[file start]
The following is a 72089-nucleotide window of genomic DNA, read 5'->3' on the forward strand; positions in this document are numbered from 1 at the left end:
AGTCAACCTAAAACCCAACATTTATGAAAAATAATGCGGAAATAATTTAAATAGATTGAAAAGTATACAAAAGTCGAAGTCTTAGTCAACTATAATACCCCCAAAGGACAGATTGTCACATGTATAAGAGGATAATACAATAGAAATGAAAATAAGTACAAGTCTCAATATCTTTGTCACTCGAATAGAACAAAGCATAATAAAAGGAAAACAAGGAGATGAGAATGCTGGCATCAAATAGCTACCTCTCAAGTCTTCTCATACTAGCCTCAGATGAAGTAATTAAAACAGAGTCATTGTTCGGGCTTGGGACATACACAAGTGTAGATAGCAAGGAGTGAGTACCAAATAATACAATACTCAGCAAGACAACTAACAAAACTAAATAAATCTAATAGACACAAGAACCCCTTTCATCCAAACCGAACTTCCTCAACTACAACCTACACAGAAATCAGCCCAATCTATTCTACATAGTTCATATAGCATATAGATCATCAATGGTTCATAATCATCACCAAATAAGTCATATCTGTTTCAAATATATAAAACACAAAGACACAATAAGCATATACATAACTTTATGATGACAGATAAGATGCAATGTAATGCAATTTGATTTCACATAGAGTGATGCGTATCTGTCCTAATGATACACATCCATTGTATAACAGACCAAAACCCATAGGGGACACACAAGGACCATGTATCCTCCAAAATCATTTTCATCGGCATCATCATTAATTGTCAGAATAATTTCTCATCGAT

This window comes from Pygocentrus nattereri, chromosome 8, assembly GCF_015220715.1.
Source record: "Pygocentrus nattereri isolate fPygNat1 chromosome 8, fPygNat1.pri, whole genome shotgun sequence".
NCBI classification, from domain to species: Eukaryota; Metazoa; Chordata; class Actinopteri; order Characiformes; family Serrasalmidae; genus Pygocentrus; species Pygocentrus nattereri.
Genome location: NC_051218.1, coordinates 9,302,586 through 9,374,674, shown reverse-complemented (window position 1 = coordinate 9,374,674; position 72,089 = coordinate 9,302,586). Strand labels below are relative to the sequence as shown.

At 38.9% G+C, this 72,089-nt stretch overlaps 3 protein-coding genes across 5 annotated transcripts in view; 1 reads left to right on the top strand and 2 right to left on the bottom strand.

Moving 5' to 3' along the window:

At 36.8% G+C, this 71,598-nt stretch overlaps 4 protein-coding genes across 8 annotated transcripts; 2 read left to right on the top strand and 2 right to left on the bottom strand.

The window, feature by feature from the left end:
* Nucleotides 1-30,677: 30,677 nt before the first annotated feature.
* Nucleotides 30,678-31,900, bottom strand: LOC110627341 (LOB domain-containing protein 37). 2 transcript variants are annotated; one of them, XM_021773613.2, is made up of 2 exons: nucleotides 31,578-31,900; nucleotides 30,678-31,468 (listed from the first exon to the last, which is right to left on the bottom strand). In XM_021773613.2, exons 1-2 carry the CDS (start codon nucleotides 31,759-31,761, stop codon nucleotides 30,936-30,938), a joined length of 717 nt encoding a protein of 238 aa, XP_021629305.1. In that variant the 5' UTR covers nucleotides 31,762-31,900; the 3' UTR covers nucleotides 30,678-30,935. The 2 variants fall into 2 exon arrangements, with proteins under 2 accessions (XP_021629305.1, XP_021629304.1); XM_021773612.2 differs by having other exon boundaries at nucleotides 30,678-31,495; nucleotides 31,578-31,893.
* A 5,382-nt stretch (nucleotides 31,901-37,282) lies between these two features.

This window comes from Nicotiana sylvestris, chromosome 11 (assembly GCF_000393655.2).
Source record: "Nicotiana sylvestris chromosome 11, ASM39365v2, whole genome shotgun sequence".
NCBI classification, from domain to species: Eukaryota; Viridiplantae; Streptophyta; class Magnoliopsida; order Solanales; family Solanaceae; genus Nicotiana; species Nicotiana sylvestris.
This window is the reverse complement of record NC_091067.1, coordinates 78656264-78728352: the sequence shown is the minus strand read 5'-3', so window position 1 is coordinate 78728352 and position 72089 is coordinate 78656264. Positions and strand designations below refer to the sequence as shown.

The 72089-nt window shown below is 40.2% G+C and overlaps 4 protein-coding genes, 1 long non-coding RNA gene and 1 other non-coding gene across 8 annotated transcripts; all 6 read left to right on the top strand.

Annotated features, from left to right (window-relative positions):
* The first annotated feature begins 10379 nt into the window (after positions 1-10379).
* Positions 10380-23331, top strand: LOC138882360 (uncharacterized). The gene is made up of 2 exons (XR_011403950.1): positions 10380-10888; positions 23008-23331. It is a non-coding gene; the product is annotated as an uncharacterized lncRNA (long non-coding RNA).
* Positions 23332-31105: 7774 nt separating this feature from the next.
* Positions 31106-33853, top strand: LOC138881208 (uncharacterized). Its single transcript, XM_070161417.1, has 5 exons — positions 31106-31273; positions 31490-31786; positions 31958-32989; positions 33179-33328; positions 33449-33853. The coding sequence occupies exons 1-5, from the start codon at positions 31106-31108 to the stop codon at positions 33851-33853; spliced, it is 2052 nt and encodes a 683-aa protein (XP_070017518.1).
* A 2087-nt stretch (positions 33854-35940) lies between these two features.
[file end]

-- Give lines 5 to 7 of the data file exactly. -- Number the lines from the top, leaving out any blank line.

NCBI classification, from domain to species: Eukaryota; Metazoa; Chordata; class Actinopteri; order Characiformes; family Serrasalmidae; genus Pygocentrus; species Pygocentrus nattereri.
Genome location: NC_051218.1, coordinates 9,302,586 through 9,374,674, shown reverse-complemented (window position 1 = coordinate 9,374,674; position 72,089 = coordinate 9,302,586). Strand labels below are relative to the sequence as shown.

At 38.9% G+C, this 72,089-nt stretch overlaps 3 protein-coding genes across 5 annotated transcripts in view; 1 reads left to right on the top strand and 2 right to left on the bottom strand.